We went on tour again and wound up focusing on writing good
songs. We still used some of the experimental things we'd learned
and just applied them to the new songs for this record. It worked
out well. It's got new angles -- it's not just 12 pop songs. The
video helped make the single ("Not if You Were the Last Junkie on
Earth'') pretty big, but now we've got all these people coming to
shows expecting them to be all pop. We usually start a show with a
trippy, psychedelic jam, and those people stand there not knowing
what the hell is going on.
We like to take people on a trip — bring them up, bring them
down, make it move a bit. We don't have a set list. We just get a
feel for what mood the crowd is in and start picking songs.
Sometimes that (screws) us up, and sometimes it's incredible.
TC: You're a club DJ there in Portland, too, right?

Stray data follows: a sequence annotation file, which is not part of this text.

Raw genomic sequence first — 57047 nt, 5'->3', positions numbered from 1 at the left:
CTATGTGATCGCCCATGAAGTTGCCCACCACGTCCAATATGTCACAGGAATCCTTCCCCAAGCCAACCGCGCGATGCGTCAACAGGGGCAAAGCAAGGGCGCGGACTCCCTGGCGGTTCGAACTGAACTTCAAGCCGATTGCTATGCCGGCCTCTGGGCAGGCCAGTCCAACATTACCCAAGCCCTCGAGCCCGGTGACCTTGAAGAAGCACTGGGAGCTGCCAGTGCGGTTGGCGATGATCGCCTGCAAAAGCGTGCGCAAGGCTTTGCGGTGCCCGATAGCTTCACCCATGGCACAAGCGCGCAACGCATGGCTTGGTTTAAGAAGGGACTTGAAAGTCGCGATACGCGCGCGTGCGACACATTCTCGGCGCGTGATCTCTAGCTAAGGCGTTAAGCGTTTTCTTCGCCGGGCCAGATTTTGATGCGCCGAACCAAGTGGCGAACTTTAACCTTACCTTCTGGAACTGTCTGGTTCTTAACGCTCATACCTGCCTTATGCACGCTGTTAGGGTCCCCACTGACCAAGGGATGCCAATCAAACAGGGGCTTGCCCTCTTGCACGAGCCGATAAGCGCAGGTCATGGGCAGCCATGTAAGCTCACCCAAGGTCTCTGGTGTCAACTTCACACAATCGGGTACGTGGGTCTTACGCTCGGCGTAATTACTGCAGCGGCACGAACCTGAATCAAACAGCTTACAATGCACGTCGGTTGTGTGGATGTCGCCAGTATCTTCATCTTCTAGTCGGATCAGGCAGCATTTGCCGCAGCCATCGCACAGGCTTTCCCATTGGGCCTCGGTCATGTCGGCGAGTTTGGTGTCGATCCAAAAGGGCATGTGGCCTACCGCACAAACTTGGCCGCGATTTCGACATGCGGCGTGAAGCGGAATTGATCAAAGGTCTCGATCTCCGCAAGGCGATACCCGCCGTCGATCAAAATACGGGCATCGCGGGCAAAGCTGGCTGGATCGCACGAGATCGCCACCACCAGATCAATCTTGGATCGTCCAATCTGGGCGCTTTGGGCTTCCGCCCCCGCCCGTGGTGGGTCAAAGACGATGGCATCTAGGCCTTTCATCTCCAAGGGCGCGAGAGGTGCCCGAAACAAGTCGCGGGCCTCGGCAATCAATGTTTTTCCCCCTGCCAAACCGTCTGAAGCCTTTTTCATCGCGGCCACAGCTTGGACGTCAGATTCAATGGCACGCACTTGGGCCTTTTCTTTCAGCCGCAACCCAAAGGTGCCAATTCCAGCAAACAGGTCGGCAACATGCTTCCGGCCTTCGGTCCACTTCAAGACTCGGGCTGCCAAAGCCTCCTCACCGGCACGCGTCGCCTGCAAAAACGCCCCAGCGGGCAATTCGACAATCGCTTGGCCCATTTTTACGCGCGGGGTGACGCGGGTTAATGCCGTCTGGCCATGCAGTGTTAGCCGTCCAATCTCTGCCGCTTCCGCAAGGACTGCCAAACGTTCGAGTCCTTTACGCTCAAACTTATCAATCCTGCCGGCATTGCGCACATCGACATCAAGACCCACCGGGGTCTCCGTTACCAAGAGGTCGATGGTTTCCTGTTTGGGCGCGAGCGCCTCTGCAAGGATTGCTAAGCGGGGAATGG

EH: Yeah. I was doing that Halloween night. I'm still
hungover from that.
TC: How does DJ-ing relate to what you do in the band?
EH: When I'm a DJ, I don't have a set list, either. You
just read the crowd. Also, a lot of my drumming comes from a DJ
perspective. I like that monotonous kind of groove. I'm not a big
rock drummer who likes to do big crashes and solos; I like just
sitting in the background and grooving out. As a DJ, I got into
that monotonous thing. And everyone's saying that electronic music
and stuff is going to be this next big thing, but I don't like
seeing the bands live. They're boring. I do, however, love seeing a
TC: Does the monotonous groove come from the Velvet Underground
EH: I haven't listened to them a lot myself. Courtney and